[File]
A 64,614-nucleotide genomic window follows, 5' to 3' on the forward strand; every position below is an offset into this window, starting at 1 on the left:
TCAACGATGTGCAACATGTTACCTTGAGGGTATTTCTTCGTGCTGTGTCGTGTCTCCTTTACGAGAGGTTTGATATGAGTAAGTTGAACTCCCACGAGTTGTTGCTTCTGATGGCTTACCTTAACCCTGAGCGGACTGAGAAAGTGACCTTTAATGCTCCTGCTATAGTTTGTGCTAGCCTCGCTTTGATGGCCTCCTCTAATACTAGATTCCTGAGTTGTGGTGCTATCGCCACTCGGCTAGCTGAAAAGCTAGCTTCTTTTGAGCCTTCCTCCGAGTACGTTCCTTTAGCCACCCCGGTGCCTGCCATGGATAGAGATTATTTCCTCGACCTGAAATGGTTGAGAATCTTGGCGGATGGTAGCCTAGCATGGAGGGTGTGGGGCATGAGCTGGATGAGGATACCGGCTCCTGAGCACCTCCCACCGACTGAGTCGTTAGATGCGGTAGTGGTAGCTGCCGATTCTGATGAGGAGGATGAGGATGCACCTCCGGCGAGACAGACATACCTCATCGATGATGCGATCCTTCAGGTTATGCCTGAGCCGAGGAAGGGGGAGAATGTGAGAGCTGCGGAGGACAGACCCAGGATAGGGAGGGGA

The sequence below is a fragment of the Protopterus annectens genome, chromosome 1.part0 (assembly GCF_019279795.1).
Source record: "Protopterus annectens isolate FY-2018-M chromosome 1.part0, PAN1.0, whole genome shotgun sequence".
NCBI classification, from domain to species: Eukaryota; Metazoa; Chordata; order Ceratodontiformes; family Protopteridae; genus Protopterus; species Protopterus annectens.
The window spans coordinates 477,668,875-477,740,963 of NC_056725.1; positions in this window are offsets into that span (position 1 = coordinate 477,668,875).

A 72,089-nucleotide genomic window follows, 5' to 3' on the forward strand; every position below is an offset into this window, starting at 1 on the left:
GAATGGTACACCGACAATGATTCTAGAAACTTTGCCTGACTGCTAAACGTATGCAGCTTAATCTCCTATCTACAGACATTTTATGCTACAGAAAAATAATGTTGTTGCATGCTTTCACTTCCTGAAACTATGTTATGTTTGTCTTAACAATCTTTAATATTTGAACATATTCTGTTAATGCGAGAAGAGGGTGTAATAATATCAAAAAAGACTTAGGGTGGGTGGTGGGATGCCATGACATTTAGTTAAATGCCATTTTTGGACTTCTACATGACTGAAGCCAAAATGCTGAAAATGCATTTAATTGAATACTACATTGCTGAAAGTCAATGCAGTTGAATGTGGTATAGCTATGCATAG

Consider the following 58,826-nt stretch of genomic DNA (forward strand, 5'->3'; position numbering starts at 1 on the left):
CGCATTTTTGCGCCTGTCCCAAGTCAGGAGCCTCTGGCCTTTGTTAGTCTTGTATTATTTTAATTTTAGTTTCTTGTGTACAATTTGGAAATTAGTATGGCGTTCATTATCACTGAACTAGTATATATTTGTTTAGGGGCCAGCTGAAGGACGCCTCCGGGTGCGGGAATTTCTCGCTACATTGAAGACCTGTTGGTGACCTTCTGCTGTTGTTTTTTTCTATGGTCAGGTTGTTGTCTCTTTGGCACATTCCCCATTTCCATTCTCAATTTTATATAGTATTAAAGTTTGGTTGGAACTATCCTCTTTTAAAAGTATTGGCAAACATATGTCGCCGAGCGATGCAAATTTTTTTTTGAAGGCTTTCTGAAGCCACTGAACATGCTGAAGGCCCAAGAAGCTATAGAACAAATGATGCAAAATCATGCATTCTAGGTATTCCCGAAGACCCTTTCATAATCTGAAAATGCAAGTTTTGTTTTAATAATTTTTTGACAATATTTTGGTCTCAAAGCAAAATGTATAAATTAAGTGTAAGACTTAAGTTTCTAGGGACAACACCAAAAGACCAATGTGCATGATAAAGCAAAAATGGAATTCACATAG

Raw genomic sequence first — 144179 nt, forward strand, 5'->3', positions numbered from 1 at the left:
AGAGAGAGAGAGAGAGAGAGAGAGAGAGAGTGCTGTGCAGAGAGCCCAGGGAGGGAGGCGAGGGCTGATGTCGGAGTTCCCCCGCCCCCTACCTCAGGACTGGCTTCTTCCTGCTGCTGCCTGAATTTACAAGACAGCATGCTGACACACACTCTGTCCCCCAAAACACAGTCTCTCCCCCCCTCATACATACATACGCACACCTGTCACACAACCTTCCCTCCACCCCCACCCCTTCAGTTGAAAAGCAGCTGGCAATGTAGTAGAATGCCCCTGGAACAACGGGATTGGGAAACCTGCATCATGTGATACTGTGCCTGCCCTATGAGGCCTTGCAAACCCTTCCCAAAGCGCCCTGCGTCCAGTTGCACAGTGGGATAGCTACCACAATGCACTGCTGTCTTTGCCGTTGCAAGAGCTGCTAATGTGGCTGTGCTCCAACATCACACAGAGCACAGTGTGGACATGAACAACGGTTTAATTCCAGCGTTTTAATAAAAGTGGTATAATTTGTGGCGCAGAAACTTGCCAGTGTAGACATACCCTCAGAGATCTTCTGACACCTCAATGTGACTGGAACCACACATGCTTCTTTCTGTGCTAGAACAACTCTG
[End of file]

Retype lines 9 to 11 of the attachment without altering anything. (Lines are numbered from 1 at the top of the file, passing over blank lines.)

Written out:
Consider the following 58,826-nt stretch of genomic DNA (forward strand, 5'->3'; position numbering starts at 1 on the left):
CGCATTTTTGCGCCTGTCCCAAGTCAGGAGCCTCTGGCCTTTGTTAGTCTTGTATTATTTTAATTTTAGTTTCTTGTGTACAATTTGGAAATTAGTATGGCGTTCATTATCACTGAACTAGTATATATTTGTTTAGGGGCCAGCTGAAGGACGCCTCCGGGTGCGGGAATTTCTCGCTACATTGAAGACCTGTTGGTGACCTTCTGCTGTTGTTTTTTTCTATGGTCAGGTTGTTGTCTCTTTGGCACATTCCCCATTTCCATTCTCAATTTTATATAGTATTAAAGTTTGGTTGGAACTATCCTCTTTTAAAAGTATTGGCAAACATATGTCGCCGAGCGATGCAAATTTTTTTTTGAAGGCTTTCTGAAGCCACTGAACATGCTGAAGGCCCAAGAAGCTATAGAACAAATGATGCAAAATCATGCATTCTAGGTATTCCCGAAGACCCTTTCATAATCTGAAAATGCAAGTTTTGTTTTAATAATTTTTTGACAATATTTTGGTCTCAAAGCAAAATGTATAAATTAAGTGTAAGACTTAAGTTTCTAGGGACAACACCAAAAGACCAATGTGCATGATAAAGCAAAAATGGAATTCACATAG

Raw genomic sequence first — 144179 nt, forward strand, 5'->3', positions numbered from 1 at the left: